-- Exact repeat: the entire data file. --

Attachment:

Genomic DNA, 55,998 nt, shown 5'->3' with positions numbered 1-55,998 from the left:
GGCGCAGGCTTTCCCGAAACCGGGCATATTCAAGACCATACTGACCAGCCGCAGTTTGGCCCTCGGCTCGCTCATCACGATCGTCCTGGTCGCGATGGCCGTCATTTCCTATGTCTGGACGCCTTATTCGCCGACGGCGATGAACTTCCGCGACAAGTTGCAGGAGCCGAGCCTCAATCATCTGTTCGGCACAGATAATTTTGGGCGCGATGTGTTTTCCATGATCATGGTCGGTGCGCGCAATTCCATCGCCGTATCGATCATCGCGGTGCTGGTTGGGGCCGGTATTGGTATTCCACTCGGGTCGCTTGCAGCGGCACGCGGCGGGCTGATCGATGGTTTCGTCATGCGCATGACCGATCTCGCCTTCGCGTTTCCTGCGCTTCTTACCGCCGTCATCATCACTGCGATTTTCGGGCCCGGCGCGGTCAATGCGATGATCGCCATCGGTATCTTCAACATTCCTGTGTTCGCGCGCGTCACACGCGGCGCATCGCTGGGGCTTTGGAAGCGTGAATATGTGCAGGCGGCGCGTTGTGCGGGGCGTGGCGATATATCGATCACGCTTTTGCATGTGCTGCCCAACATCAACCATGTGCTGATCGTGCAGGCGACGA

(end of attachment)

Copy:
Genomic DNA, 55,998 nt, shown 5'->3' with positions numbered 1-55,998 from the left:
GGCGCAGGCTTTCCCGAAACCGGGCATATTCAAGACCATACTGACCAGCCGCAGTTTGGCCCTCGGCTCGCTCATCACGATCGTCCTGGTCGCGATGGCCGTCATTTCCTATGTCTGGACGCCTTATTCGCCGACGGCGATGAACTTCCGCGACAAGTTGCAGGAGCCGAGCCTCAATCATCTGTTCGGCACAGATAATTTTGGGCGCGATGTGTTTTCCATGATCATGGTCGGTGCGCGCAATTCCATCGCCGTATCGATCATCGCGGTGCTGGTTGGGGCCGGTATTGGTATTCCACTCGGGTCGCTTGCAGCGGCACGCGGCGGGCTGATCGATGGTTTCGTCATGCGCATGACCGATCTCGCCTTCGCGTTTCCTGCGCTTCTTACCGCCGTCATCATCACTGCGATTTTCGGGCCCGGCGCGGTCAATGCGATGATCGCCATCGGTATCTTCAACATTCCTGTGTTCGCGCGCGTCACACGCGGCGCATCGCTGGGGCTTTGGAAGCGTGAATATGTGCAGGCGGCGCGTTGTGCGGGGCGTGGCGATATATCGATCACGCTTTTGCATGTGCTGCCCAACATCAACCATGTGCTGATCGTGCAGGCGACGA